On Jan. 11, 2010-exactly three years to the day that the Chevrolet Volt concept car debuted-General Motors manufactured the first advanced lithium-ion battery for the Volt at its Brownstown Battery Pack Assembly Plant in Brownstown Township, MI. By doing so, the plant, which is part of a wholly owned subsidiary of GM called GM Subsystems Manufacturing LLC, became the first U.S. high-volume manufacturing site for automotive lithium-ion batteries.
Five months before, in August 2009, GM announced a $43-million investment to prepare the 160,000-square-foot, landfill-free facility for producting lithium-ion battery packs for the Volt and other electric vehicles with extended-range capabilities. At that time, the U.S. Department of Energy awarded more than $2 billion to 45 companies, universities and organizations, including GM, in 28 states for electric drive and battery manufacturing and transportation electrification. Nearly half of that total is designated for cell, battery and materials manufacturing facilities in Michigan.
The Volt is designed to drive up to 40 miles on electricity without using gasoline or producing tailpipe emissions. When the Volt’s lithium-ion battery is depleted of energy, a flex-fuel engine-generator seamlessly operates to extend the total driving range to about 300 miles before refueling or stopping to recharge the battery. The Volt’s battery pack is made up of multiple linked battery modules and more than 200 battery cells.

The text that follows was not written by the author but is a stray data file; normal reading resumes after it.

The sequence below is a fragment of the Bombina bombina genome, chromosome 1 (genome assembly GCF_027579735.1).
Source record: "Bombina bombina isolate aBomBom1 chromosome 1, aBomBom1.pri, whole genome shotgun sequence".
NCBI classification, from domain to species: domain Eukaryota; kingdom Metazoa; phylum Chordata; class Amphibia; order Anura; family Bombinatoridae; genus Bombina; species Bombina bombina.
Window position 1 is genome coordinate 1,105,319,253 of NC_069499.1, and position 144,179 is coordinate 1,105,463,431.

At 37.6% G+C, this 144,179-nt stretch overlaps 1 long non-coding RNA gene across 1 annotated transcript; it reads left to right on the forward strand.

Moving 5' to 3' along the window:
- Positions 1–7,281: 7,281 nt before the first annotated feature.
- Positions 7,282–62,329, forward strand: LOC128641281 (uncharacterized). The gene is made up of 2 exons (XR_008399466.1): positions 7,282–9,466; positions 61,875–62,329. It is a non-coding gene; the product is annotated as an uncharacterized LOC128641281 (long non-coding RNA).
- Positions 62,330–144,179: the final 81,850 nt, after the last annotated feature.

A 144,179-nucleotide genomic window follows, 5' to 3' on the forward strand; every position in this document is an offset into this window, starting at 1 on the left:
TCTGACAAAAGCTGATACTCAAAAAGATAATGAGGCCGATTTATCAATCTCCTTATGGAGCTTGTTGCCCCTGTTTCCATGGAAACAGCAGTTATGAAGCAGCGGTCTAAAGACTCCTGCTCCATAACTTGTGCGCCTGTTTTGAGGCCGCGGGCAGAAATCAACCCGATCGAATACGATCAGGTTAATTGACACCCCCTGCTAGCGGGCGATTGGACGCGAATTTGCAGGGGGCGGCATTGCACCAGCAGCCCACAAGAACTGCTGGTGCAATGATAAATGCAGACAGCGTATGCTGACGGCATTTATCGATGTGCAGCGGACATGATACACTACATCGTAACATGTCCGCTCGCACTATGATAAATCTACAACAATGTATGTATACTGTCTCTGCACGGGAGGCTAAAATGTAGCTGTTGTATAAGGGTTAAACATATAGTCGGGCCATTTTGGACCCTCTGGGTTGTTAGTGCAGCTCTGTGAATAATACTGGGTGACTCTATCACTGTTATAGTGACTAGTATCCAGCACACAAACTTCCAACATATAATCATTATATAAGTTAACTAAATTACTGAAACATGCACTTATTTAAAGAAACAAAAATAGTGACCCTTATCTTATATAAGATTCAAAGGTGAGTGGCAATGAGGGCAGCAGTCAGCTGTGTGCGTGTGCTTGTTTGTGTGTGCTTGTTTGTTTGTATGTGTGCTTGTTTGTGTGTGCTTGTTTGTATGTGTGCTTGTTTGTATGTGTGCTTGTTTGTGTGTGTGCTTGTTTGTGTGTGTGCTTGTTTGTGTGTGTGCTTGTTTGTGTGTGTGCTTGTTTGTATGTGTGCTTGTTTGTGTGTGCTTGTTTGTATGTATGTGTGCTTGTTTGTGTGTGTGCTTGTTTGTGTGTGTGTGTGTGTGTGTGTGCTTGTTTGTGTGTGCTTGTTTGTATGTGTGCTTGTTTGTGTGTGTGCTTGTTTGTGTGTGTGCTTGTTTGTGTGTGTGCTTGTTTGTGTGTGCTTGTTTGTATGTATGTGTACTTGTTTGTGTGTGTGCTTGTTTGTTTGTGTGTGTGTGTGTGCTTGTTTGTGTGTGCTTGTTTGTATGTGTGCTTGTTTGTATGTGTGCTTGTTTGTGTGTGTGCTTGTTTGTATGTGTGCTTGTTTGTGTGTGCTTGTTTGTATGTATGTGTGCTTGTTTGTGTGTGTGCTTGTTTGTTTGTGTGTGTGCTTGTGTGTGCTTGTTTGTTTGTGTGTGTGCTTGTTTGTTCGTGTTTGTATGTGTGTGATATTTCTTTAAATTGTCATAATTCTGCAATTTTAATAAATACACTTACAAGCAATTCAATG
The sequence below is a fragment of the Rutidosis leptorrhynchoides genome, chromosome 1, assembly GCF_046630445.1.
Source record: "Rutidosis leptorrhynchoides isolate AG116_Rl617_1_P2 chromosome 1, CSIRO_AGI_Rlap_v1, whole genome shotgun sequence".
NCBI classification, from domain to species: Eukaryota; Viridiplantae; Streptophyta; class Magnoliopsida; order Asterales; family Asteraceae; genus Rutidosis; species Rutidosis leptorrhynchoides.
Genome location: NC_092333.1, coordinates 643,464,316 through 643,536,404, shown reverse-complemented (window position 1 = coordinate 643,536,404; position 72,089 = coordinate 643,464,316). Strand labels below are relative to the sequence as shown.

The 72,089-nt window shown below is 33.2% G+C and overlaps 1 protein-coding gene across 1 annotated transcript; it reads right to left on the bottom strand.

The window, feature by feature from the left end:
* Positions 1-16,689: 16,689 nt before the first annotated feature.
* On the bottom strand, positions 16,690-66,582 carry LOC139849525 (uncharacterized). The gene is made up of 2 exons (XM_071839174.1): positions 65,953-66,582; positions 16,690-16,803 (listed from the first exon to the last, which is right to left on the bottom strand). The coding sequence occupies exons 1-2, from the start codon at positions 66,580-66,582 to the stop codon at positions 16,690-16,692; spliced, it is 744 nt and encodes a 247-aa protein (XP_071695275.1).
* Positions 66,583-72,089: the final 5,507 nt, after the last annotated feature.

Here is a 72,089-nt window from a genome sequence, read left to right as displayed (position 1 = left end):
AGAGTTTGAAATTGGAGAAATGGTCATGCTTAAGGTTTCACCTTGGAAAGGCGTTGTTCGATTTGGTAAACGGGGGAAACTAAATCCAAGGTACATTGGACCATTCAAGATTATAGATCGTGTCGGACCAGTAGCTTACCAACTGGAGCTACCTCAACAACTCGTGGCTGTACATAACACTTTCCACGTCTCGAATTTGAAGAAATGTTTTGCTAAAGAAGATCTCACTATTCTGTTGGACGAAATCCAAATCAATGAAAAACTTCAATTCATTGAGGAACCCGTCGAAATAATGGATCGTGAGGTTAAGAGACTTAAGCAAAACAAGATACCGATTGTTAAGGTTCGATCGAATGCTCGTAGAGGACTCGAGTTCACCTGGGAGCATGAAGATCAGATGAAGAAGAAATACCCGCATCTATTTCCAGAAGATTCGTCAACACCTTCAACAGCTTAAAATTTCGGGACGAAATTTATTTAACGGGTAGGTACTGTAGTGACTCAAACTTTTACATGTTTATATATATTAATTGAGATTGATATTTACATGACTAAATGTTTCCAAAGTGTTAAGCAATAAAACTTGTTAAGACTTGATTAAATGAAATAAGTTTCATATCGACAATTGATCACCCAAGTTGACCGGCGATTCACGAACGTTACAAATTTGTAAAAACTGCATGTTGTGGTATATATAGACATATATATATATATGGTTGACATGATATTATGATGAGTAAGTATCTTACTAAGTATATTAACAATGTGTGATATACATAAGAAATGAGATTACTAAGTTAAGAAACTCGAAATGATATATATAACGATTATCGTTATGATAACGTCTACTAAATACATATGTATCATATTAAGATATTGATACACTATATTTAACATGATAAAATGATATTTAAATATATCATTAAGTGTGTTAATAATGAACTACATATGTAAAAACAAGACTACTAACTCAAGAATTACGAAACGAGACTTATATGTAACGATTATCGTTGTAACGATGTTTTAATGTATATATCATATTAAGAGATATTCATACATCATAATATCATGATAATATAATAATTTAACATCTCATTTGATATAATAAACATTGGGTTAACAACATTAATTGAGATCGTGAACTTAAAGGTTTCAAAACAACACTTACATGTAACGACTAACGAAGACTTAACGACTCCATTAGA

The Brownstown plant features three primary assembly areas: battery module preassembly, final assembly and the battery pack main line. At the preassembly station, prismatic-shaped cells are processed and installed into modules by state-of-the-art flexible automated equipment. The modules are then delivered to the battery pack main line for assembly, final testing, verification and packaging for shipment.
The batteries are assembled on several SmartCarts made by Jervis B. Webb. SmartCarts are automatic guided vehicles that feature an induction sensor which reads magnetic tape on the assembly floor and guides the vehicle along a designated path. The tape can be installed or modified in just a few hours.
Operations performed on the carts include thermal and electrical assembly, along with quality and dimensional checks. The carts also are used to deliver parts and kits to subassembly areas. In all, the plant uses 28 SmartCarts, which came from an automotive supplier’s plant and another GM plant. The carts were then retrofitted with updated electronics.
Initial battery production at Brownstown was used to validate the plant’s equipment and processes. As of this spring, GM began shipping batteries to its Detroit-Hamtramck plant-the assembly location for the Volt-for use in production-validation vehicles.
For more information on automatic guided vehicles, call 248-553-1000 or visit www.jerviswebb.com.